p People v. Abbott, 19 Wend. 192; t Com. v. Regan, 105 Mass. 593; though see Pleasant v. State, 15 Ark: McCombs v. State, 8 Ohio St. R. (N. 624 ; Low 1. Mitchell, 6 Shepl. 372; S.) 643; McDermott v. State, 13 Ohio Camp v. State, 3 Kelly, 417.

St. R. (N. S.) 332; Wilson 2. Siate, 9 People v. Jackson, 3 Parker C. R. 16 Ind. 392; State 1. Forshner, 43 N. 391.

H. 89 ; State v. Knapp, 45 N. H. 148; r State v. Johnson, 3 Wms. (28 State v. White, 35 Mo. 500. As to Vt.) 512; State v. Reed, 39 Ver. 417. impeaching of witnesses generally, see g2 Strany v. People, 24 Mich. 1. ante, $ 814-821 ; post, $ 3009.

State v. Murray, 63 N. C. over- u Pratt v. State, 19 Ohio St. (N. S.) ruling State r. Jefferson, 6 Iredell, 305. 277; but see cases cited ante, note o.

3

The prosecution may of course introduce rebutting evidence to sustain the prosecutrix's character for chastity. w

On a trial for rape, or for assault with intent to commit a rape, the acts and declarations of the husband of the woman on whom the offence is alleged to have been committed, are not admissible to discredit the wife examined as a witness. x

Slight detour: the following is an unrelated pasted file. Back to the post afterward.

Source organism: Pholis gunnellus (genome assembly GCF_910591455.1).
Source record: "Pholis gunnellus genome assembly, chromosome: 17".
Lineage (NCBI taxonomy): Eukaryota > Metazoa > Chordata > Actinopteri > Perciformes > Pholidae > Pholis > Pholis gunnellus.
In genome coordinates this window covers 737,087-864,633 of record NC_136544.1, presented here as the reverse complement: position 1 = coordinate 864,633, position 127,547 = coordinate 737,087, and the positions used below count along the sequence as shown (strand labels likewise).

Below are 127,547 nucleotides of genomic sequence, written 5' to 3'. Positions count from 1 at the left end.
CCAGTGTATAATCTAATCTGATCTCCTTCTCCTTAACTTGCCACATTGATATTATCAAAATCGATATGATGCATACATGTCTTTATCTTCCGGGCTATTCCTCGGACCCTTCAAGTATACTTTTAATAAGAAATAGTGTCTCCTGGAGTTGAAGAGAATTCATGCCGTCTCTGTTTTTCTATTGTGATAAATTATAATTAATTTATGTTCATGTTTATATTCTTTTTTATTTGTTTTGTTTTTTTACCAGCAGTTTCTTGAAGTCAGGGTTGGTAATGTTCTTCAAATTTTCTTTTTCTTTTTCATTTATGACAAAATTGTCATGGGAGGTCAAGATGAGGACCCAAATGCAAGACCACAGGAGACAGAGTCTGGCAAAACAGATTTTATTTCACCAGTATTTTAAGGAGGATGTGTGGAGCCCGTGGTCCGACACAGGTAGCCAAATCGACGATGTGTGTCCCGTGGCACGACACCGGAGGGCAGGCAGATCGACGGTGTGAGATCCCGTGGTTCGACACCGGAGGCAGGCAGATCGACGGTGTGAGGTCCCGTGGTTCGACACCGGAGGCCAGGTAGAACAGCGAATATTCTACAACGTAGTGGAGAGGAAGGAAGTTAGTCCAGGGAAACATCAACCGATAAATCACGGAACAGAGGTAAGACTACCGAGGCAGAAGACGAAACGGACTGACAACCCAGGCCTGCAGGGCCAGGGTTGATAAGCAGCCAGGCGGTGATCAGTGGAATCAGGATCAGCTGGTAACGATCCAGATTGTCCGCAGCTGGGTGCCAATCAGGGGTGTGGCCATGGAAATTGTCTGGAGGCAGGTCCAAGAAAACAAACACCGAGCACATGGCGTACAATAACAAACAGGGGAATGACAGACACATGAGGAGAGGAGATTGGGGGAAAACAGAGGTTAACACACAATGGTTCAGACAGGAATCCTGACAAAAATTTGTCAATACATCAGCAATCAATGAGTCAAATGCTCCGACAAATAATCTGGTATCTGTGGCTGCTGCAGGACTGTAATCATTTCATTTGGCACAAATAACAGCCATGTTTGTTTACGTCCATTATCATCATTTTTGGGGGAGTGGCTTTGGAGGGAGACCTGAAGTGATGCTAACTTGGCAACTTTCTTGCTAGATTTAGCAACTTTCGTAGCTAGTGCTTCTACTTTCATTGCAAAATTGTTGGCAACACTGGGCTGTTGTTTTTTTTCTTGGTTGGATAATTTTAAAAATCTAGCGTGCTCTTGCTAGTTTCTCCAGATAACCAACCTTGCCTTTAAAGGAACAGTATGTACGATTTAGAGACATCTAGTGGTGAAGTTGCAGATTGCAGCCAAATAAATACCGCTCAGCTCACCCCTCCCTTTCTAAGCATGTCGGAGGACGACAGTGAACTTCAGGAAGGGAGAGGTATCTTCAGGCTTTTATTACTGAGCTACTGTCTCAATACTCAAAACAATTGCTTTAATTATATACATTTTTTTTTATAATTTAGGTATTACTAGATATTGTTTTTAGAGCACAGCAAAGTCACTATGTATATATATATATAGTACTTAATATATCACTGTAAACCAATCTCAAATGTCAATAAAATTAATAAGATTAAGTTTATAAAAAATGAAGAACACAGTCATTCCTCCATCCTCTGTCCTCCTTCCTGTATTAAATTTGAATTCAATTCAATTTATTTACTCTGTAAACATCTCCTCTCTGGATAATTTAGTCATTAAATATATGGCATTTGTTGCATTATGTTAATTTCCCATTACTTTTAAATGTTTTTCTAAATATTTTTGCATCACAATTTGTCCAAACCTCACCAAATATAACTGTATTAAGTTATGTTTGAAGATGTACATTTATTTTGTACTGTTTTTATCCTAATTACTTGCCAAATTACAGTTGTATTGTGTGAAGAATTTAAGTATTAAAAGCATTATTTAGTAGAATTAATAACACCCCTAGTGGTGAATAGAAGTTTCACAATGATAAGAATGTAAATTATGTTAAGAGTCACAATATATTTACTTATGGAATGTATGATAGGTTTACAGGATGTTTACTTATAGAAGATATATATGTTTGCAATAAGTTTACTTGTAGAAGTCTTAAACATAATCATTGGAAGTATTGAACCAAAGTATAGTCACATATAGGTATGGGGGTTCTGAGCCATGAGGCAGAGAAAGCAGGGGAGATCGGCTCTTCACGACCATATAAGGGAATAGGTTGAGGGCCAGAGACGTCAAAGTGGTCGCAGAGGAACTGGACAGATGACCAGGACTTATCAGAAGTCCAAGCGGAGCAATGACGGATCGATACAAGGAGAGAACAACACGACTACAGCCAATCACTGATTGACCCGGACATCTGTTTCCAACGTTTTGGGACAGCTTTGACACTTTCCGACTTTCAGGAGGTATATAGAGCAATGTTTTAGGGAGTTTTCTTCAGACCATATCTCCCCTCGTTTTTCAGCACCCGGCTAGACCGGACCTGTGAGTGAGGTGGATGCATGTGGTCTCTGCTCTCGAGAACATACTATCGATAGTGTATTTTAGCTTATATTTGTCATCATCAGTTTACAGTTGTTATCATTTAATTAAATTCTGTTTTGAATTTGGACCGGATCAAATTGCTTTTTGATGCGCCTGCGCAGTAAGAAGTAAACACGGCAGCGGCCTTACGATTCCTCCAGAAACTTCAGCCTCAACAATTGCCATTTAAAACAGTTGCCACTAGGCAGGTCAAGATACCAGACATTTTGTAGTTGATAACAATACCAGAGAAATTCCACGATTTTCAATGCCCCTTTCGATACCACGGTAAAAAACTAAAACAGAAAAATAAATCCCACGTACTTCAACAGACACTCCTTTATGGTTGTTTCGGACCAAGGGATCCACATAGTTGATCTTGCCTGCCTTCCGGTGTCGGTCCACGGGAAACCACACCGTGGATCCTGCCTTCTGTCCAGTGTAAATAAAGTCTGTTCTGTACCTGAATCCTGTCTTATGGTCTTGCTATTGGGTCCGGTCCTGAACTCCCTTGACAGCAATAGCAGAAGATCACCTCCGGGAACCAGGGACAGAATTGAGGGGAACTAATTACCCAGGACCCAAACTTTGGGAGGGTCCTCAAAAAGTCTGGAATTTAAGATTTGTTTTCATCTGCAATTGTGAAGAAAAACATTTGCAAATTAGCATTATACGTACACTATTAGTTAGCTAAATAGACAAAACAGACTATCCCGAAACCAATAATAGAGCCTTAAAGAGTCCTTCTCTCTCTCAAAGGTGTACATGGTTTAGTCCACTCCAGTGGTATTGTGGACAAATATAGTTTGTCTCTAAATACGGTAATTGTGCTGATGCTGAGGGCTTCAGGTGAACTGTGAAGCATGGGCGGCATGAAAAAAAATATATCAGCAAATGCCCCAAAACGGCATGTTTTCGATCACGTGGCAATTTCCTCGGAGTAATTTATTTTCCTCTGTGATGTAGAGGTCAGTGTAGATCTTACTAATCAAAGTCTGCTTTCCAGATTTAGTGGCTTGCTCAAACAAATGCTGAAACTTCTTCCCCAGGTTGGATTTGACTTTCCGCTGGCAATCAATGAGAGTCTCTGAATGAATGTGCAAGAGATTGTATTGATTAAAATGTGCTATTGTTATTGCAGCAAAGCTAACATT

A., being indicted for committing a rape on B., it was held that evidence showing bad character on the part of B.'s parents is inadmissible. y

The inference arising from a long silence on the part of the prosecutrix is a presumption not of law, but of fact, to be passed on by the jury.z

It has been ruled that the prosecutrix may be asked whether the accused, prior to the act, had not made improper propositions to her. a

V. PLEADING. al $ 1153. Joinder of defendants. Two defendants may be joined as principals in rape; a- and an indictment has been sustained, which in one count charges G. as principal in the first degree, and W. as present, aiding and abetting, and in another count charges W. as principal in the first degree, and G. as aiding and abetting. a3 People v. Benson, 6 Cal. 221.

Mass. Stat. 1852, ch. w People v. Tyler, 36 Cal. 522; and 259, § 2. see Turney v. State, 8 S. & M. where (188) Rape. Upon a female other than this was permitted as evidence in a daughter or a sister of the defendchief.

ant, under Ohio Stat. p. 48, sect. 2. 2 McCoombs v. The State, 8 Ohio (189) Rape. Upon a daughter or sisSt. R. (N. S.) 643.

ter of the defendant, under Ohio y State v. Anderson, 19 Missouri Stat. p. 48, § 1. (4 Bennett), 241.

(190) Rape. Abusing female child 2 State v. Peter, 8 Jones N. C. 19. with her consent, under Ohio Stat. See ante, $ 449 b, 1150.

p. 48, sect. 2. a People v. Manahan, 32 Cal. 68 ; [For assaults with intent to ravish, see R. v. Reardon, 4 F. & F. 76.

253, &c.] al See Wh. Prec. for Forms, as fol- a? Strang v. People, 24 Mich. 1 ; R. lows:

v. Burgess, 1 Russ. on Cr. 687. See R. (186) General forms.

v. Crisham, 1 C. & M. 187. (187) For carnally knowing and abus- a3 R. v. Gray, 7 C. & P. 164. See ing a woman child under the age of Folke's case, 1 Mood. C. C. 354.

ten years.